The Energy Act 2011 includes provisions for the new Green Deal, which intends to reduce carbon emissions cost effectively by revolutionising the energy efficiency of British properties.
The new innovative Green Deal financial mechanism eliminates the need to pay upfront for energy efficiency measures and instead provides reassurances that the cost of the measures should be covered by savings on the fuel bill.
The Government is establishing a framework to enable private firms to offer consumers energy efficiency improvements to their homes, community spaces and businesses.
At a local level, the Green Deal will enable many households and businesses to improve the energy efficiency of their properties so less energy is consumed and less money is wasted. The key focus of the new Energy Company Obligation – or “ECO” will be on those householders who cannot achieve significant energy savings without an additional or different measure of support. For example, this includes vulnerable and low-income households and those living in harder to treat properties, such as solid walled properties. A quarter of the UK’s carbon emissions comes from the energy used in homes and a similar amount comes from our businesses, industry and workplaces.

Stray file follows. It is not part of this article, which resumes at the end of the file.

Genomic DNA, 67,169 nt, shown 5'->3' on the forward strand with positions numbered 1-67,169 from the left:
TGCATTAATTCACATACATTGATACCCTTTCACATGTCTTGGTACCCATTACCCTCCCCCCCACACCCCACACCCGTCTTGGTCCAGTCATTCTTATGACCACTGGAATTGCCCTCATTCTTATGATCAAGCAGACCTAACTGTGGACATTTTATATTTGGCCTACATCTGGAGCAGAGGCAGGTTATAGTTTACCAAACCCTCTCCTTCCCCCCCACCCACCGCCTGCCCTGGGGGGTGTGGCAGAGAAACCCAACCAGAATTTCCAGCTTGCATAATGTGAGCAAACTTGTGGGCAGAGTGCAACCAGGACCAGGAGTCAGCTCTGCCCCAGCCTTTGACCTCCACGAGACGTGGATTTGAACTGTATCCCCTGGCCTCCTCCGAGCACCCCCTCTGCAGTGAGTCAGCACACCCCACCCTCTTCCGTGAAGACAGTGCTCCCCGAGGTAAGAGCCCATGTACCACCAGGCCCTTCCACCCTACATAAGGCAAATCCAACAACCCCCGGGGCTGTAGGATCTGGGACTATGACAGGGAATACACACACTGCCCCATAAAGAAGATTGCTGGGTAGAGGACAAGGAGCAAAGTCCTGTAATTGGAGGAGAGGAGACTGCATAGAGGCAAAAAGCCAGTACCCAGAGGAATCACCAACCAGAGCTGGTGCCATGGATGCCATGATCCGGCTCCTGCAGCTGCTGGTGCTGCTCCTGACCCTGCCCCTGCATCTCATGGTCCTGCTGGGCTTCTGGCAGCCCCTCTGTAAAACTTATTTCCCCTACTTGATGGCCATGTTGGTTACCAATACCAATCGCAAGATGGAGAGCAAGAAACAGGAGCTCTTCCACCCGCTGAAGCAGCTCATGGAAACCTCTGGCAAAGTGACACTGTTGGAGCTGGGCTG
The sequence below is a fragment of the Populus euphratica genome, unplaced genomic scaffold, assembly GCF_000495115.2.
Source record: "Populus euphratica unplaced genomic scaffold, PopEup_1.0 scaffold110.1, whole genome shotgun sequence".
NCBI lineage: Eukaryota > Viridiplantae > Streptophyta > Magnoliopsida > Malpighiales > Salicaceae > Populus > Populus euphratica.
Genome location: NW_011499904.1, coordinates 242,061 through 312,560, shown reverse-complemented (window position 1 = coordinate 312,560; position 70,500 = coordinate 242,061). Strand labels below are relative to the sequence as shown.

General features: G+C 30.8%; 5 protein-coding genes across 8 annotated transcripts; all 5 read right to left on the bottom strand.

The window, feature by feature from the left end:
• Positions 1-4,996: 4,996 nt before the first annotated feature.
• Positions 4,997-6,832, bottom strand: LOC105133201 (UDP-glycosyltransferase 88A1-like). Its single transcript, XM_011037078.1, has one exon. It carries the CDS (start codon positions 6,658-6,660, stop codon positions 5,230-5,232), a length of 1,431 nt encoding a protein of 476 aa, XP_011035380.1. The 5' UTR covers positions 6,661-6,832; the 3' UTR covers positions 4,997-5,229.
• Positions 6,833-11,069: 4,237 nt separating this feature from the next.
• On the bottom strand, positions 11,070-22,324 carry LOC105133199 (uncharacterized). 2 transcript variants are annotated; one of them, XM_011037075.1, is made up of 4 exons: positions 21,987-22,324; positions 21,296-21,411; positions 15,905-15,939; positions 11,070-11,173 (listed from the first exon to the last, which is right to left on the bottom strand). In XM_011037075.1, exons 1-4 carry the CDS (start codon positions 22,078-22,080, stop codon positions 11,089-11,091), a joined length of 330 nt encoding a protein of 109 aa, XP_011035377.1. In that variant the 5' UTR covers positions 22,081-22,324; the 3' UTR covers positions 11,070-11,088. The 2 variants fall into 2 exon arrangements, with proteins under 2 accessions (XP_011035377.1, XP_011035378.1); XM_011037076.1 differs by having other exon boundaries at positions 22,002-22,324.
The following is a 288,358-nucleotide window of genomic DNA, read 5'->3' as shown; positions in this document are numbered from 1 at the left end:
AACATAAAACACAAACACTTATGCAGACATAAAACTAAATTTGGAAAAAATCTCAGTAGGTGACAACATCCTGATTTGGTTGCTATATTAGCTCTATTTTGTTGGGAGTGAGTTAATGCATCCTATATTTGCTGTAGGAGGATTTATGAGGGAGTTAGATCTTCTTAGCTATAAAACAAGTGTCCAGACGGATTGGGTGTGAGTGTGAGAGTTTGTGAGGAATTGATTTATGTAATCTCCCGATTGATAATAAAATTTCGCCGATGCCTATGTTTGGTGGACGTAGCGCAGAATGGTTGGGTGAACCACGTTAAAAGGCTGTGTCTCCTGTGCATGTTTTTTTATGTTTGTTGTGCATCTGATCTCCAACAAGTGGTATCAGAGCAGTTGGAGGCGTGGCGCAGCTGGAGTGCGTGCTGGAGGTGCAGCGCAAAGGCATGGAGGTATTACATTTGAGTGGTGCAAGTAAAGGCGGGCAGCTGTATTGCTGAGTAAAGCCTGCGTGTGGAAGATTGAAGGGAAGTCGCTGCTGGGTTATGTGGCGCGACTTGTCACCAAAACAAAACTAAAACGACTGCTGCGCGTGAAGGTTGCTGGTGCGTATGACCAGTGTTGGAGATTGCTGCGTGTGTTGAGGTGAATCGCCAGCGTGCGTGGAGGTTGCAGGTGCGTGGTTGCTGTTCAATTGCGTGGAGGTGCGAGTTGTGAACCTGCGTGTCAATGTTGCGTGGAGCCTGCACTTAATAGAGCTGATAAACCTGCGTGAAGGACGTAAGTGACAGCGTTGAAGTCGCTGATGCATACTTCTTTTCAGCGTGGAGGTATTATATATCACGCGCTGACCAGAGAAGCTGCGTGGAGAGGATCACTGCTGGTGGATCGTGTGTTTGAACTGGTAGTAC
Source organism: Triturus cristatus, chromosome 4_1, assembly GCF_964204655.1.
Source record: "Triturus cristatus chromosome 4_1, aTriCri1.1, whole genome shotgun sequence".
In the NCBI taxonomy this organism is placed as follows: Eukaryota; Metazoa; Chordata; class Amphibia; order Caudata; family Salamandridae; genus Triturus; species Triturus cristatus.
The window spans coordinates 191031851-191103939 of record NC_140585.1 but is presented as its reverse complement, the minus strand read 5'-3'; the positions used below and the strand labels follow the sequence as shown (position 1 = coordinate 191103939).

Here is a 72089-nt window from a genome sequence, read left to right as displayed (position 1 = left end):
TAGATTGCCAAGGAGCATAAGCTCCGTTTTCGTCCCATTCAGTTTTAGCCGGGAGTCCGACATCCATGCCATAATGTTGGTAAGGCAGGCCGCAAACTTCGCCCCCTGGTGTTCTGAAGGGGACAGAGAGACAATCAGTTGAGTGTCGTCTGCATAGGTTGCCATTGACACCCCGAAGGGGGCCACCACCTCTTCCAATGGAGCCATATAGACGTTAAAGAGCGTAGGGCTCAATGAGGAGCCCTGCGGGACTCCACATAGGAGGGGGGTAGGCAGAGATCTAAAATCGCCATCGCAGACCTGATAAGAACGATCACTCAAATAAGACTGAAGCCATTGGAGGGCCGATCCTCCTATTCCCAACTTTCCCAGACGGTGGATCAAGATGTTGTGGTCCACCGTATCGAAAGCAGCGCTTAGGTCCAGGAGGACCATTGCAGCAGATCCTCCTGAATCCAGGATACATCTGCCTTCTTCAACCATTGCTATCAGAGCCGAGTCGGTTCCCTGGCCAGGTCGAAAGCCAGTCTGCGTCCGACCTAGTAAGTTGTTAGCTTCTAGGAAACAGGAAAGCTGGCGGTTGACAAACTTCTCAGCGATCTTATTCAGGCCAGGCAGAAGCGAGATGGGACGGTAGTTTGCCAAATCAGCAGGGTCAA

At a national level, the UK needs to become more energy efficient to reduce its greenhouse gas emissions, which risk dangerous climate change. The Climate Change Act 2008 legislated for a reduction in our carbon emissions and set legally-binding carbon budgets across all sectors of the UK economy — including our homes and communities, and our workplaces.